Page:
It’s topped with a solid spruce braced front and faced with an attractive flamed maple veneer in a pretty moody Edge Burst, while the back, sides and neck have a vibrant, slightly orange-y light brown clear finish. There’s a light rib cage contour on the back, and the slightly rounded neck heel actually looks like it was inspired by PRS’s Singlecut. 

The neck has a single-piece heel stack and the slotted headstock is cleverly and virtually invisibly spliced on, one of the few elements that recall a classical’s design, along with that tie-block bridge. It also uses a two-way truss rod, adjustable behind the nut like many more modern electro nylon-strings.

According to Córdoba’s launch PR, the Stage’s pickup system was co-developed with Fishman and uses both a body sensor (actually two small dot sensors stuck to the top just behind the bridge) and an under-saddle transducer; the lower of the three rotary controls, Body Blend, lets you blend the body sensor in with the transducer. The front control is volume and the middle EQ control moves from ‘flat’ to mid-scooped, emphasizing the treble and bass.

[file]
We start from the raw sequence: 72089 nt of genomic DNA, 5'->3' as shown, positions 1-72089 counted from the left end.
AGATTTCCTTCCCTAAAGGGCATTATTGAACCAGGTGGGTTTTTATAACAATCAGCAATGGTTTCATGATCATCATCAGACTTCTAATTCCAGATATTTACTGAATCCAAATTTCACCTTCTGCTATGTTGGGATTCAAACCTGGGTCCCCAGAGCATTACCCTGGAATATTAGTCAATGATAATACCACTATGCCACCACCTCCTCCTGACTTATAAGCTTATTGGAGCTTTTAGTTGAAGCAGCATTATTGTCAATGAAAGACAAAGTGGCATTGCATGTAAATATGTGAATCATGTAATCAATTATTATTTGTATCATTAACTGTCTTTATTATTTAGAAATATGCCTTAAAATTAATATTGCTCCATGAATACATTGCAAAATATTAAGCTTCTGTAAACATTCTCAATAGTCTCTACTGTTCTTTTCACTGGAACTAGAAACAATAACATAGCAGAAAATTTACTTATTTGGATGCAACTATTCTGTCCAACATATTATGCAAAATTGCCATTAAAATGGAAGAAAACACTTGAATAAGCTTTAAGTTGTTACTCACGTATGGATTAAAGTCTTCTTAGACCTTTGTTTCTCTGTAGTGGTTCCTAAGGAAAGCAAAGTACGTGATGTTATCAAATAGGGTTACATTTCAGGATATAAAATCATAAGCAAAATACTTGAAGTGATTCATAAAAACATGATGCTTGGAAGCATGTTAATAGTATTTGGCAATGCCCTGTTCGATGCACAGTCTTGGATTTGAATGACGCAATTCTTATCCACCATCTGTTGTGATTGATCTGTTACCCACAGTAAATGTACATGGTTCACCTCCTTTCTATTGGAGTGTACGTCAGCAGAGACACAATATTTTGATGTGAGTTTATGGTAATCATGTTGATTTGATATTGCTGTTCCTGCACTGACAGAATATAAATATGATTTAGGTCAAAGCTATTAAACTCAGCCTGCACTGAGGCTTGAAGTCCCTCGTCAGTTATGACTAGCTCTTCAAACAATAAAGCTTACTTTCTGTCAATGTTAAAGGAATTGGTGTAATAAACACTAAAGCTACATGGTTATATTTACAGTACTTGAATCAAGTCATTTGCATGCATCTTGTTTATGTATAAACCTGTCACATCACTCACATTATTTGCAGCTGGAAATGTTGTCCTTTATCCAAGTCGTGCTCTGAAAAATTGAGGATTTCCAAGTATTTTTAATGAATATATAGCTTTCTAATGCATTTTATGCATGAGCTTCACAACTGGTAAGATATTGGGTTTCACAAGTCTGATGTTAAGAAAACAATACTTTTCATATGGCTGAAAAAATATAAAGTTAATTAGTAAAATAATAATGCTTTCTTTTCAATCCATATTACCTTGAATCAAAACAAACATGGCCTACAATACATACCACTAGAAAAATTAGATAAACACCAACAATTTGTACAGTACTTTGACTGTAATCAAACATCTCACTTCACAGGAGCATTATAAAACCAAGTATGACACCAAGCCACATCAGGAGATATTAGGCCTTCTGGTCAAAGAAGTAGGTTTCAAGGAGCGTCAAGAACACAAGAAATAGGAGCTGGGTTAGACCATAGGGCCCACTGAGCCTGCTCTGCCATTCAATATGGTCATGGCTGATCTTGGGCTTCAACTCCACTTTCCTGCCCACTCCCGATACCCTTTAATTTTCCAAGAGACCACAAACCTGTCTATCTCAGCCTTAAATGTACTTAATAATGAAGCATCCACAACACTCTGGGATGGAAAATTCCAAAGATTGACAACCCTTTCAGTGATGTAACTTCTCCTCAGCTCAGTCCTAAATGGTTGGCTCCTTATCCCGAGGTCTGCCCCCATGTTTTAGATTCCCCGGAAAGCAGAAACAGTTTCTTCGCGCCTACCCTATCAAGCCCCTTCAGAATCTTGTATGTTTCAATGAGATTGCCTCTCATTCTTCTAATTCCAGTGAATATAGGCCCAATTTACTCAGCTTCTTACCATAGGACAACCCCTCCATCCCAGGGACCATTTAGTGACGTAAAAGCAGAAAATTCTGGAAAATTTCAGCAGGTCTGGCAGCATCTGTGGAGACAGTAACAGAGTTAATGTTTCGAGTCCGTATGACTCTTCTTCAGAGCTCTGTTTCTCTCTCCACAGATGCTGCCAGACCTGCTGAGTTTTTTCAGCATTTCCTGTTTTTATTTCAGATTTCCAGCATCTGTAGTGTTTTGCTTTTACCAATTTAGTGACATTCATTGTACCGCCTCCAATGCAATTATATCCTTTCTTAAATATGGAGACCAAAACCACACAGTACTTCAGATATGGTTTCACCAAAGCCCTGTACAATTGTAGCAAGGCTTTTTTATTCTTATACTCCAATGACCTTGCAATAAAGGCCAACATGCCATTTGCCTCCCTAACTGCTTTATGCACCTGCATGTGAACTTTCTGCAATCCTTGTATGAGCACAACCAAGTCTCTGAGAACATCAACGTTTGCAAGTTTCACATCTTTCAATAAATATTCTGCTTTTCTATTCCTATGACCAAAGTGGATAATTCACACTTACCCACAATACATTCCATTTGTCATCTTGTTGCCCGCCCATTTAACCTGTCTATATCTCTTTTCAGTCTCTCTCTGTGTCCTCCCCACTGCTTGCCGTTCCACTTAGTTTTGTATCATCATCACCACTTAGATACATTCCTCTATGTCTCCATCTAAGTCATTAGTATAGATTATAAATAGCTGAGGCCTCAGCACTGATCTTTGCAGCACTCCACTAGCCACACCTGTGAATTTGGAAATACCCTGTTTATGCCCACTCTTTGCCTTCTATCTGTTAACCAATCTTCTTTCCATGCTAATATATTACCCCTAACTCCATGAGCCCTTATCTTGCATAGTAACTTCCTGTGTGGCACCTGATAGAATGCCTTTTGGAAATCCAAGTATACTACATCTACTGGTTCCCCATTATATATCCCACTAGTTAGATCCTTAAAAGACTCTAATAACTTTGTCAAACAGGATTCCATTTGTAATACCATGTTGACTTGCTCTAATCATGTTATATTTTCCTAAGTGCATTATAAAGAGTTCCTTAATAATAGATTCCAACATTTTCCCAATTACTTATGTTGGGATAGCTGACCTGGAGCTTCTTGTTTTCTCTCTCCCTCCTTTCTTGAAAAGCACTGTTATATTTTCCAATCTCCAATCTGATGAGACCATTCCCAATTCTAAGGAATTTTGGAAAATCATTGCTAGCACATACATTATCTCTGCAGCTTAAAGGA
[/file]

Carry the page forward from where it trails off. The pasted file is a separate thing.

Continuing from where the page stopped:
Cordoba Stage

(Image credit: Future / Phil Barker)

Feel & Sounds

With its solidbody depth and overall size, the Stage feels considerably more compact played seated than the much deeper body of a standard electro, such as the Córdoba GK Pro we used as a reference. 

There is a relatively small difference in the necks, both in width and depth, although in the hand the GK Pro’s neck certainly feels bigger. There’s less difference in the all-important string spacing but enough to make the Stage initially feel slightly cramped for traditional players – less so for those coming from a steel-string acoustic or electric. 

Cordoba Stage

(Image credit: Future / Phil Barker)

This crossover style means you can use a pick, not just your fingers. The Stage feels particularly good for jazzier or Latin styles, and its 14-frets-to-the-body neck join is more steel-string like. The strap button is placed on the upper shoulder to augment the button on the base, while the output jack is side-mounted, again a very electric guitar-like feature. Strapped on, it feels light but not insubstantial, and it balances well.

By design, there’s a little acoustic volume but enough for solo practice, and while there’s a lot less body to the voice than our GK Pro, there’s a nice quick and bright-edged attack.

Overall, it’s a good player. However, like many lower-priced nylon-strings, the fret tops are left a little rough – something that could easily be fixed with some polishing. You won’t be bending like a steel-string, of course, but it’s just good craft.

The actual voicing when plugged in really captures that note attack, and the under-saddle sounds crisp and clear. This is especially true with the Body Blend control fully anti-clockwise, with none of the body sensors being voiced and the EQ turned in a similar direction to the flat position.